to be quite a number of people that either automate the search for sex
pictures or check out what's new first thing in the morning; many are so
stupid and keep trying, even when the server tells them that this link is no
longer in operation.  It took days for things to calm down. Needless to say,
the student currently has his net account revoked...

The moral of the story: don't attract robots with false claims, there
are too many of them out there!

Debora Weber-Wulff, Technische Fachhochschule Berlin, FB Informatik,
Luxemburger Str. 10, 13353 Berlin, Germany   weberwu@tfh-berlin.de


Re: Risks of web robots (Dellinger, RISKS-17.66,67)

Cameron Simpson <cameron@dap.CSIRO.AU>
Tue, 13 Feb 1996 16:36:23 +1100 (EDT)
There is a protocol called the Robot Exclusion Protocol designed explicitly
to prevent robots from traversing on-the-fly datasets. It solves exactly the
problem outlined above.

A moment's search through Yahoo reveals:
    http://info.webcrawler.com/mak/projects/robots/norobots.html
entitled "A Standard for Robot Exclusion".
    - Cameron Simpson
      cameron@dap.csiro.au, DoD#743
      http://www.dap.csiro.au/~cameron/


Re: RISKS (...) of typing credit-card numbers (Sibert, RISKS-17.69)

Olin Sibert <wos@oxford.com>
Mon, 12 Feb 96 15:44:33 EST
In response to messages sent to, but not included in RISKS, Bob Dolan (Xerox
Corp.) observes that countermeasures are a continuing battle:

   From: Robert_Dolan.wbst129UL@xerox.com
   Date: Thu, 8 Feb 1996 12:09:18 PST
   Subject: RISKS (and lack thereof) of typing credit-card numbers

   It appears to me that no matter what methods are employed to detect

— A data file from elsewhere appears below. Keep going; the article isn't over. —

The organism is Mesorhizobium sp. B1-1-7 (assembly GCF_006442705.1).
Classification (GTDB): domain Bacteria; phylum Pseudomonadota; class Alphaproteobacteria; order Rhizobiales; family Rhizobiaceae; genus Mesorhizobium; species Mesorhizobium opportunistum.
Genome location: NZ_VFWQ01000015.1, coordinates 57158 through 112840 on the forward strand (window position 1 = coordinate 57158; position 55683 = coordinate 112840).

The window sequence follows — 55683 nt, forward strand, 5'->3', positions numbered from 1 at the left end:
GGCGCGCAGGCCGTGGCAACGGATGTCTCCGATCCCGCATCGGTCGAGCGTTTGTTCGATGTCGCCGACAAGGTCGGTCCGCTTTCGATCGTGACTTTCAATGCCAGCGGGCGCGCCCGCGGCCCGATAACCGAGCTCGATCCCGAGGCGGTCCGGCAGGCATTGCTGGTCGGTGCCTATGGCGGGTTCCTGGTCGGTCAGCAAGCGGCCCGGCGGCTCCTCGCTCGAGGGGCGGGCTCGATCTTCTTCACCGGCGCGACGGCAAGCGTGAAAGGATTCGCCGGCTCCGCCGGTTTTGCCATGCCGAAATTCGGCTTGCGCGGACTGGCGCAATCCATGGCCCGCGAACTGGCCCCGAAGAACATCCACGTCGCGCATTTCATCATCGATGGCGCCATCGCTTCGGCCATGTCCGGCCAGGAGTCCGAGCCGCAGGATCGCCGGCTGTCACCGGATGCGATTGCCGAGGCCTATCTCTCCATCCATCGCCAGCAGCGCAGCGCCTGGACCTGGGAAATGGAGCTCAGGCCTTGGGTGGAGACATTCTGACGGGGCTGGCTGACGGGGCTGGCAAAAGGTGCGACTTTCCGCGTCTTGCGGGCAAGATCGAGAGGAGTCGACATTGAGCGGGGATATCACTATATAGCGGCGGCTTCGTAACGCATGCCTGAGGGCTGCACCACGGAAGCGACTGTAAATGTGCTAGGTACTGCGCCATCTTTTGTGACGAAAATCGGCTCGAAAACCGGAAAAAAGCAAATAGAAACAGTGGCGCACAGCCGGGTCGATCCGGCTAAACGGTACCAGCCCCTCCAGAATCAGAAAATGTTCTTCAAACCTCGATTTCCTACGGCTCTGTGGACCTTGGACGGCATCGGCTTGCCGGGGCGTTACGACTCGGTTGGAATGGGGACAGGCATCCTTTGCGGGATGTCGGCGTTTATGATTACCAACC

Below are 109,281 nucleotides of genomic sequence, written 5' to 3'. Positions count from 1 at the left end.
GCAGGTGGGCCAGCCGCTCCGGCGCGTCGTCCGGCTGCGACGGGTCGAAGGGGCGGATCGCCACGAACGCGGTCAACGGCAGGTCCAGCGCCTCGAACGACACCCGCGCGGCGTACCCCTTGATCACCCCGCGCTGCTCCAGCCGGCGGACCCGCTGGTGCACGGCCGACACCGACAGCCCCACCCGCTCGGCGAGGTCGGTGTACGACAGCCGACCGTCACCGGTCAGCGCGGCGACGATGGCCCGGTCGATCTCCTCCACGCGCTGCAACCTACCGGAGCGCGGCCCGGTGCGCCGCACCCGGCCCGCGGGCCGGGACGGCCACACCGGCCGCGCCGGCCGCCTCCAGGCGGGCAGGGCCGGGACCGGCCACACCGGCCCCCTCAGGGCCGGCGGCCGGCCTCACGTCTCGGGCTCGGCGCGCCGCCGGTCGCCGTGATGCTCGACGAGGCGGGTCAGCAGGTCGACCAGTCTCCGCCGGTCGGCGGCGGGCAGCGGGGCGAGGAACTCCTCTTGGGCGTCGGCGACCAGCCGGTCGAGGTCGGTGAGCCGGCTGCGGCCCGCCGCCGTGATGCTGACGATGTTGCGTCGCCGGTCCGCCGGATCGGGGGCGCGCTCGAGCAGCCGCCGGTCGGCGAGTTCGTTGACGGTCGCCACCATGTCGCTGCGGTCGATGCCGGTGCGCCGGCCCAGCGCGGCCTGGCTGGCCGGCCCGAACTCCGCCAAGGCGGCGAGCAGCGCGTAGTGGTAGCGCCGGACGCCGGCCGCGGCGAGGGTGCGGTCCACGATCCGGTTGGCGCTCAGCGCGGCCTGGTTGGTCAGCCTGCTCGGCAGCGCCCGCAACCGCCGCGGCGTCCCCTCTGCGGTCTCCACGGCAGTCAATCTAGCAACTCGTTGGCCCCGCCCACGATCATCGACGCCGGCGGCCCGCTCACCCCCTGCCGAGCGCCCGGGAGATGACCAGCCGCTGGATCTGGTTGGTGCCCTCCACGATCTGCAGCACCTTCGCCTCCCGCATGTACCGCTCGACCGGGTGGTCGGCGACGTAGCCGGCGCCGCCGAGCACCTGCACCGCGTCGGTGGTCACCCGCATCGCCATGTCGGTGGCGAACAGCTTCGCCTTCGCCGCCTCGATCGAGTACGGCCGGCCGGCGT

these types of intruder programs, new approaches will always develop.
   It is consistent with the cracker mentality.

Fortunately, the pace of development in malicious software seems to be
fairly slow.  Once an initial strain is reasonably well neutralized,
later more virulent versions don't seem to propagate as fast.

Bob Dolan also identifies a fraud prevention problem:

   The flaw in this system lies in the fact that anyone can use a credit
   card to order merchandise and have it shipped to any address.  If the
   credit-card number implied a shipping address that matched the
   billing address, the numbers would lose their value to the crackers
   who steal them.  I realize this does not work for all users.
   However, anyone who desires secure transactions, would certainly want
   to use this type of credit card.

Actually, the credit-card companies do make fair use of delivery address
in guarding against fraud; some reader here no doubt has had a friendly
call from American Express asking whether they really meant to order 24
leather coats for delivery to downtown L.A.  However, with digital
goods, this is a more serious problem, as there's no physical "delivery
address" that can be meaningfully validated.  As with existing fraud
detection schemes, there will always be a battle of wits going on, and
some cost of fraud to be absorbed in the costs of doing business.
Delivery address validation for electronically ordered physical goods